Viewpoint

03 December 2018 | Columns

Jessica Botes

A lot has been said about China's influence in Namibia.

There appears to be more criticisms about China's influence rather than the positive role that China is playing in our development initiatives.

On Monday, many Namibians were quite critical on social media about China's growing influence in the country in light of its recent acquisition of one of the country's largest uranium mines, Rössing Uranium Limited.

Some, however, defended the move saying that in light of the dire straits Namibia's economy finds itself in at the moment, the acquisition is a saving grace for many who may have lost their jobs due to the possible closure of the mine.

In March, Chinese president Xi Jinping and president Hage Geingob agreed to establish a comprehensive strategic partnership of cooperation between the two countries. Undoubtedly Namibia has a role to play in China's ambitious global-expansion programme known as the 'One Belt, One Road' (OBOR) initiative.

This is a Chinese economic and strategic agenda which aims to increase China's economic reach by tying the two ends of Eurasia, as well as Africa and Oceania, more closely along two routes over land and over the ocean. The OBOR's basic objective is the geographical expansion of Chinese capitalism.

Namibia is not the only country 'benefitting' from China's bail-outs. The New York Times Magazine reported in 2017 that Sri Lanka has put a vast majority of its infrastructure up for sale, to relieve its debt crisis. In late July of that year, the government agreed to give China control of its deepwater port - a 70% equity stake over 99 years - in exchange for writing off US$1.1 billion of the island's debt.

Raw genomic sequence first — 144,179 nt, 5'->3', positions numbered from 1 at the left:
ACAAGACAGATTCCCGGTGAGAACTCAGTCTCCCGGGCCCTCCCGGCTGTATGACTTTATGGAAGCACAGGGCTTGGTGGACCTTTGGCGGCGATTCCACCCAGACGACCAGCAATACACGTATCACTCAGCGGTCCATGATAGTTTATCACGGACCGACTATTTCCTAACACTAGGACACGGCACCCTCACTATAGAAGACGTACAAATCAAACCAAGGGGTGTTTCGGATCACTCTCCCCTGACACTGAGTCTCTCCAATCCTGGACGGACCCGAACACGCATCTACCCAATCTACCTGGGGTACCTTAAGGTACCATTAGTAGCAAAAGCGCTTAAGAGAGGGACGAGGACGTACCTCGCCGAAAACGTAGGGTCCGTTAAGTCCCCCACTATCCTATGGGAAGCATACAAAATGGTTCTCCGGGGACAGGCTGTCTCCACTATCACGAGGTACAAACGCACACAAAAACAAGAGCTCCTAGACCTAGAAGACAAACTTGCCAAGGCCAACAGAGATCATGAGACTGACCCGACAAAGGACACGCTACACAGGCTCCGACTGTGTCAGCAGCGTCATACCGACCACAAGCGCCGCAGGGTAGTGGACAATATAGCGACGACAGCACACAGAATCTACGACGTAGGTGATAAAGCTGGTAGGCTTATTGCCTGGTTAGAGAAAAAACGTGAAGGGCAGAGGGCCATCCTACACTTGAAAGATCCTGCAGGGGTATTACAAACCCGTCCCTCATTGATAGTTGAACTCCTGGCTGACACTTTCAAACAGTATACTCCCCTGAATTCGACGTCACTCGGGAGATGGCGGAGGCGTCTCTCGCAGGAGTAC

Many other OBOR countries have taken on huge Chinese loans that could prove difficult to repay. For example, Chinese banks, according to The Financial Times, lent Pakistan US$1.2 billion to stave off a currency crisis, even as they pledged US$57 billion more to develop the China-Pakistan Economic Corridor.

China's intention with this initiative is clear, with 68 countries world-wide already in its lending and acquisitions-clutches, the OBOR seeks to create port, road, rail and telecommunications links with all paths leading to China.

But what does all of this mean for Namibia? There is a very real possibility that Chinese infrastructure development in Namibia will result in a situation in which transport links are simply created to shuttle resources out of the country, without creating opportunities for growth.

One of Namibia's biggest resources is uranium and already two of its largest uranium mines are owned by China. Uranium is not the only resource being plundered, everything from trees to donkeys have been targeted.

On the other hand, Namibia needs infrastructure development, investment in its industries and job creation. Finding the balance between what we take from China and what we give in return will be the key to the success of this relationship.